On the face of it, the Majors turned in some pretty good results in the second quarter. Most companies reported substantially higher earnings than in the second quarter of the previous year off the back of higher oil and gas price realisations. Moreover, the trend for the group has been steadily upwards since early 2009, albeit starting at a lower overall level than the heady days of 2008 when bloated oil prices swelled company coffers.
BP stands out with its spectacular $17 billion reported loss in the second quarter, and even if we look at its underlying performance by removing the effects of non-recurring items, growth in adjusted earnings was just 15% – much lower than any of its peers. (see Normalised Net Income graph below). So not much cheer to report here.
So earnings in the short term look reasonable. But now let’s stand back a bit and look at what the markets make of all this. The graph below of market capitalisation at end quarter tells the story. You can see the catastrophic drop in BP’s market capitalisation during the second quarter but note also that the overall trend is for the market value of ALL of these companies to fall. Indeed while ExxonMobil is falling from a greater height, the gap between its total market cap and that of its competitors is narrowing. A certain lack of enthusiasm among investors for its deal with XTO appears to have a lot to do with this. The same pattern shows up if we compare enterprise value for these companies. The conclusion you might draw is that in terms of perceived future value, (as opposed to generating dividends) these companies are in trouble.
Debt Capacity – or Lack of It
Despite the exceptional calls on BP’s capital during the second quarter as a result of the Horizon disaster, the company managed to further trim its debt exposure relative to its capital employed. The company’s ratio of debt (net of cash) to total capital employed was just 18.5% by the end of the second quarter, Evaluate Energy calculates. This may be high by the standards of BP’s main competitors but not particularly onerous in an historical perspective.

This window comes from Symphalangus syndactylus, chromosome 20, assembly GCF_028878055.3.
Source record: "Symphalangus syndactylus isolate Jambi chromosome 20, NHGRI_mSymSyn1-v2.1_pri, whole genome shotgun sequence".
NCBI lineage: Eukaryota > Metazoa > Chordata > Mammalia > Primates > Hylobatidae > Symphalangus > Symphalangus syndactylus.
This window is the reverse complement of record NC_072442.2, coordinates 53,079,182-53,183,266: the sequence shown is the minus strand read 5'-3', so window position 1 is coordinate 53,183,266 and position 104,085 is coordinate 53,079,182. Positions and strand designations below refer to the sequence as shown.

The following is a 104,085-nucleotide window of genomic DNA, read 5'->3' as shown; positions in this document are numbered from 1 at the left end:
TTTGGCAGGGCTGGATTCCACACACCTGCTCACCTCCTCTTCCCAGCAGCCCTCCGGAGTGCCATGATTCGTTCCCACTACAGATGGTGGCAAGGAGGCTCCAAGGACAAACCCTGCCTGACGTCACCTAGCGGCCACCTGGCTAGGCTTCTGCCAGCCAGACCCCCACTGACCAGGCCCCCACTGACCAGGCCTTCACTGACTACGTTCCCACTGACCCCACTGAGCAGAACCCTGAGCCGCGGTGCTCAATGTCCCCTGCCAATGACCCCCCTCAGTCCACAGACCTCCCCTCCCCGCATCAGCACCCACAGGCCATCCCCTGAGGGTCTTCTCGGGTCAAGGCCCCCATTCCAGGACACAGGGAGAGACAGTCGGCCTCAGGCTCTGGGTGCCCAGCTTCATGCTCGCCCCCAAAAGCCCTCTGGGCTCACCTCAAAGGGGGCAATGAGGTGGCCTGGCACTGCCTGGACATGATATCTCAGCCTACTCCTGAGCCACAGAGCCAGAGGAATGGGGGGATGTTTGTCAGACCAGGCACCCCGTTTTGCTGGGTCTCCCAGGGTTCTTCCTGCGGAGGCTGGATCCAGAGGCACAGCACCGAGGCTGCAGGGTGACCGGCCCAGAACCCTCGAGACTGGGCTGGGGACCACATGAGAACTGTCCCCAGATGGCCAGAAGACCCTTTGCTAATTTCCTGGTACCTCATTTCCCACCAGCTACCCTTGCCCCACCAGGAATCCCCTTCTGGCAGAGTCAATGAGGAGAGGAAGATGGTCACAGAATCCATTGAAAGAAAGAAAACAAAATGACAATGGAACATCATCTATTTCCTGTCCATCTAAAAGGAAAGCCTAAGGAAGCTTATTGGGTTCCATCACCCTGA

If we take a ratio of net debt to capital employed of 35% as being the maximum sustainable level typical in the oil industry, Evaluate Energy calculates that BP could raise some $19 billion in new debt while still keeping its debt to total capital employed ratio below that ceiling. While that amount of upside leverage at one time looked considerable, it would appear that in the eyes of BP’s board, it may not now be enough. Hence the company’s moves to dispose of assets on a massive scale.
By way of comparison, Evaluate Energy estimates that ExxonMobil could currently raise some $50 billion, and Shell about $34 billion while still staying below the 35% ceiling.
Crude production continued its virtually relentless slide during the second quarter with a 142,000 b/d drop compared with Q2 2009. Only Chevron managed to increase its crude output (by 71,000 b/d) during the second quarter due to major start-ups and rampups in the the US and Brazil and the expansion of capacity at Tengiz in Kazakhstan.
Meanwhile natural gas production fell back from its first quarter highs driven by cold weather.
Capital Spending for the Group fell by 4% overall during the second quarter, partly reflecting sharp cutbacks in capital spending in the Refining and marketing segment. Capital expenditure in refining and marketing was slashed by more than 40% to $706 million during the quarter following a cut of 20% in the previous quarter. Upstream, BP had to boost its quarterly capex by a massive $1.6 billion to cope with events in the Gulf of Mexico, while Chevron, ExxonMobil and Shell increased their upstream capex by a combined total of $1.4 billion compared with Q2 2009. ConocoPhillips and Total both trimmed their upstream capital spending by $314 and $255 million respectively.
Crude Oil Price realisations continued to climb in Q2 as can be seen from the graph below, and were up an average $20/bbl (+38%) for the Majors as a whole compared with Q2 2009.